• ‘At his death in 1999 he bequeathed all the works of art in his studio to the Portland Museum of Art, where a monographic exhibition is on view through January 29, 2006.’
      • ‘Though acknowledged in his day by Degas as ‘the greatest living master’, Menzel has never been the subject of a monographic exhibition in London.’
      • ‘In 1880-1881, soon after Gifford's death, the museum honored him with an exhibition of his work, which had the distinction of being the first monographic show mounted at the museum.’
      • ‘Not only the monographic display but also the group show, staged to reveal the artistic accomplishments of a particular region, now came to the fore.’
      • ‘This was a highly unusual event because it was a monographic presentation of work by a living foreign artist.’
      • ‘In New York venues, top honors for the best monographic museum show went to the Dieter Roth retrospective.’
      • ‘Szeemann occasionally curated monographic exhibitions, among them the Centre Pompidou's 1993 retrospective of Joseph Beuys.’
      • ‘The Gerhard Richter survey at the Museum of Modern Art won top honors for best monographic museum show in New York.’
      • ‘The museum, stuck in its own magnificent rut of monographic shows on modern masters, knew it was losing the next generation.’
      • ‘Because of my own long-standing interest in John Townsend (we are planning a monographic exhibition of his work), I was quick to suggest the dining table.’
      • ‘In 1909 and 1911 he offered huge monographic exhibitions of works by Ignacio Zuloaga and Joaquín Sorolla.’
      • ‘This artist's first monographic exhibition in the U.S. brings together 45 of the 17th-century Dutch painter's canvases, including renowned interior and genre scenes and incisive portraits.’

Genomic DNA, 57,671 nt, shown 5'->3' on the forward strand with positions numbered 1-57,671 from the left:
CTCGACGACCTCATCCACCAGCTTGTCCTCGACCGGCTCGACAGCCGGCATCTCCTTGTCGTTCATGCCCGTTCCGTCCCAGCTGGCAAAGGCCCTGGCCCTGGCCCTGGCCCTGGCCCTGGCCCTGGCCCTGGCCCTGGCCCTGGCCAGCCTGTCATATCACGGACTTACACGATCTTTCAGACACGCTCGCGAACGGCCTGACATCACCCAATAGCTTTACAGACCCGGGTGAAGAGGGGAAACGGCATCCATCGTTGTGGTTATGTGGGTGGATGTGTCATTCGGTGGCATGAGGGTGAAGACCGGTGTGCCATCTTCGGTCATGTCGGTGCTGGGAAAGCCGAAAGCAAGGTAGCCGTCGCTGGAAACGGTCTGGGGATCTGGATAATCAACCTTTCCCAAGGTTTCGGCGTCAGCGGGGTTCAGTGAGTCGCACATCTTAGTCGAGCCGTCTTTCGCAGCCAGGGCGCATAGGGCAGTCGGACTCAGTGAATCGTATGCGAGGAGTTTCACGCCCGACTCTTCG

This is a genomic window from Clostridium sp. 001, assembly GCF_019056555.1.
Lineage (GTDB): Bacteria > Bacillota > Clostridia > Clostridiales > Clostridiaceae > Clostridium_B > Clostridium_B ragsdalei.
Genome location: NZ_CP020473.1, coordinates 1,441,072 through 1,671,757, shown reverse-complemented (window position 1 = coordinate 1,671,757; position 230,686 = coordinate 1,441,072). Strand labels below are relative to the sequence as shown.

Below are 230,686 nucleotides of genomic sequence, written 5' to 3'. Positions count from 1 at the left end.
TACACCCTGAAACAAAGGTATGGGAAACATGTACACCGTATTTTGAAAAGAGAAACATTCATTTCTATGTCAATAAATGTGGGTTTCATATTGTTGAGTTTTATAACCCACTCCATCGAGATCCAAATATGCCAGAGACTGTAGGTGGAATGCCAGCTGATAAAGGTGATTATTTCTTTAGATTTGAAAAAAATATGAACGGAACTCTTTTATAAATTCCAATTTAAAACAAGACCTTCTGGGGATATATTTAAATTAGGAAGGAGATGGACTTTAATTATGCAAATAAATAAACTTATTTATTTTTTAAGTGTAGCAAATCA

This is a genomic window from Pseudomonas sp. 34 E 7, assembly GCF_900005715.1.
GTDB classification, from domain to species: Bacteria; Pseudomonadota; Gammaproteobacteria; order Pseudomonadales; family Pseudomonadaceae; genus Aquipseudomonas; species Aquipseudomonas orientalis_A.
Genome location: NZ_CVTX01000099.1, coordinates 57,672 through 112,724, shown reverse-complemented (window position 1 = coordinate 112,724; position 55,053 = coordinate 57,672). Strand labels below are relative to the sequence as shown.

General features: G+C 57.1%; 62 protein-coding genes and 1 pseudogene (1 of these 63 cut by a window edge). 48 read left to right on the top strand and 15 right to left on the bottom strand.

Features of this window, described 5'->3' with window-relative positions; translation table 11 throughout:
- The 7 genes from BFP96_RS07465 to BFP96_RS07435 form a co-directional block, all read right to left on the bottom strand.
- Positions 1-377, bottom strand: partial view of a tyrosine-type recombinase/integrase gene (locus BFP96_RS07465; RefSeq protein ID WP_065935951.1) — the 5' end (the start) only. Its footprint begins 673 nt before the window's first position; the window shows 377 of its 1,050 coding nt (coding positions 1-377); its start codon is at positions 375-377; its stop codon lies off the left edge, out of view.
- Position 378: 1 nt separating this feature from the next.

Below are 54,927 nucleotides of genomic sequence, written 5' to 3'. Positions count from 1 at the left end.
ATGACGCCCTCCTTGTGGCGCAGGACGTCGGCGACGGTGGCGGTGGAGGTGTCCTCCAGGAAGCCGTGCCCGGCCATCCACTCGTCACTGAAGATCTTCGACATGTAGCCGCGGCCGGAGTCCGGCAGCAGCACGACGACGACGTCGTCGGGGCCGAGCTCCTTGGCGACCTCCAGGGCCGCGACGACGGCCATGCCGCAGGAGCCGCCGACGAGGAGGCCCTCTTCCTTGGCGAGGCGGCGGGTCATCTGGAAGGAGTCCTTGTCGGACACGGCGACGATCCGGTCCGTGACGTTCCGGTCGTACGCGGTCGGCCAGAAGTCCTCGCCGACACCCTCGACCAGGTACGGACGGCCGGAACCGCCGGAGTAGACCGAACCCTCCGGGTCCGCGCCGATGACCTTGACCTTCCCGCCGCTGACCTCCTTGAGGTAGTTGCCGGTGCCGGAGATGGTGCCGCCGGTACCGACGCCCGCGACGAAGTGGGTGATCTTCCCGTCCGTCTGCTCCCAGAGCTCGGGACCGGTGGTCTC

• ‘Although he was often referred to thus during his lifetime, he was baptised ‘Jean-Simeon’, and since the major monographic show devoted to him in 1979 the correct nomenclature has generally been adopted.’
      • ‘Top honors for a national monographic museum show went to ‘Kazimir Malevich: Suprematism,’ organized by the Menil Collection and the Guggenhelm Museum.’
      • ‘That is why a straightforward monographic exhibition such as this, giving us the opportunity to see Gainsborough on his own terms and in a noncontextual way, can be so valuable.’
      • ‘The nonprofit A.R.T. gallery, which closed in 2004, presented monographic and group shows, giving exposure to a wide range of artists, with a notable commitment to showing women artists.’
      • ‘Her work is the subject of a monographic exhibition at the Friends of Historic Kingston Museum in Kingston, New York, which may be seen until October 5.’
      • ‘Then came the major monographic show of 1990 in Venice and Washington, whose catalogue boasted no fewer than seventy-seven entries.’
      • ‘The show was relatively large for a monographic exhibition, with fifty-five drawings attributed to Bruegel and sixty-two prints after his designs.’
      • ‘It is all the more surprising, therefore, to discover that there has never been a major monographic exhibition of El Greco's work in this country.’